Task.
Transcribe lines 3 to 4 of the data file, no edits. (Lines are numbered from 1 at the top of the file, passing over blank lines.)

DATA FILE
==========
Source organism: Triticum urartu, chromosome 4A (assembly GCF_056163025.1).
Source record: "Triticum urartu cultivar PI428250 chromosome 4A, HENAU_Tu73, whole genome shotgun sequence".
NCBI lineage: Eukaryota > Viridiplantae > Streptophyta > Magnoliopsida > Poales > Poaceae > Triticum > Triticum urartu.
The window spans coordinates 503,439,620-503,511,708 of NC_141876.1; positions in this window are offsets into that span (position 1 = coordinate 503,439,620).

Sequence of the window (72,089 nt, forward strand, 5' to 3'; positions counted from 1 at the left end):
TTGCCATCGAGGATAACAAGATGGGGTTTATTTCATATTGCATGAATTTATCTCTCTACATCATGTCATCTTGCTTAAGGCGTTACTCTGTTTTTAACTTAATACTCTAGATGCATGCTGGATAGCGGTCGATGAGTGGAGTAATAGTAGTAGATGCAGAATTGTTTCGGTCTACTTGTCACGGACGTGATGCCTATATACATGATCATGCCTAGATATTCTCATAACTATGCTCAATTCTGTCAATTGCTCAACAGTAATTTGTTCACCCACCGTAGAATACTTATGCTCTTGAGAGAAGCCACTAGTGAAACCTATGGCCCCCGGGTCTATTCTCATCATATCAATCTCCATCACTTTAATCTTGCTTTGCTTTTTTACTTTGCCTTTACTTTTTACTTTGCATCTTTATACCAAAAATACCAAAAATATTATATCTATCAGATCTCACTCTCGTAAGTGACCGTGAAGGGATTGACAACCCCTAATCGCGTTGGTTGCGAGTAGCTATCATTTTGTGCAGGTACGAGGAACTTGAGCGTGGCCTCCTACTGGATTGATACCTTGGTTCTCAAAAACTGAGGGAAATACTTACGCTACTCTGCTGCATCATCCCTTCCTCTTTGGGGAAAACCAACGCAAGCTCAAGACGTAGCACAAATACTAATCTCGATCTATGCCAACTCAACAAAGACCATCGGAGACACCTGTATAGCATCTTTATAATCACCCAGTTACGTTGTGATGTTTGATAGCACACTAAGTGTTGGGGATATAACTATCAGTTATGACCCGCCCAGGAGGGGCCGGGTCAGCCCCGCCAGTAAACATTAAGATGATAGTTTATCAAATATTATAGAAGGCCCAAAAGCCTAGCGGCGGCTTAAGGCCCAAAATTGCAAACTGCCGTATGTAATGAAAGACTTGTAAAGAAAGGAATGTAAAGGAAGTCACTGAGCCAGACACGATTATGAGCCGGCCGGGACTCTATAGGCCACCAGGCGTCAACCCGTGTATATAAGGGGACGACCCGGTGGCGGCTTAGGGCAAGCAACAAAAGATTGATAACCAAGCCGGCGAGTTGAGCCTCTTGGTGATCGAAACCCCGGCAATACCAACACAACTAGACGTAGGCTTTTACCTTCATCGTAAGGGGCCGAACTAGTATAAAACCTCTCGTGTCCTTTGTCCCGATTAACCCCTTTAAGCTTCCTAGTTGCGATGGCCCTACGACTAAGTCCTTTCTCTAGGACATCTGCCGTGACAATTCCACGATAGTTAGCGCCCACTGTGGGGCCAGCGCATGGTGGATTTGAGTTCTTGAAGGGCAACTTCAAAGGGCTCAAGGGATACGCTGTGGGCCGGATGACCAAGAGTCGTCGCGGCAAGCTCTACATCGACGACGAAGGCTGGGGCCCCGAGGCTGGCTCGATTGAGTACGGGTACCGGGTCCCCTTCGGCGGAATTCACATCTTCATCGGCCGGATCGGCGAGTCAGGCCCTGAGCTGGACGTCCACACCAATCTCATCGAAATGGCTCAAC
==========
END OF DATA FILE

NCBI lineage: Eukaryota > Viridiplantae > Streptophyta > Magnoliopsida > Poales > Poaceae > Triticum > Triticum urartu.
The window spans coordinates 503,439,620-503,511,708 of NC_141876.1; positions in this window are offsets into that span (position 1 = coordinate 503,439,620).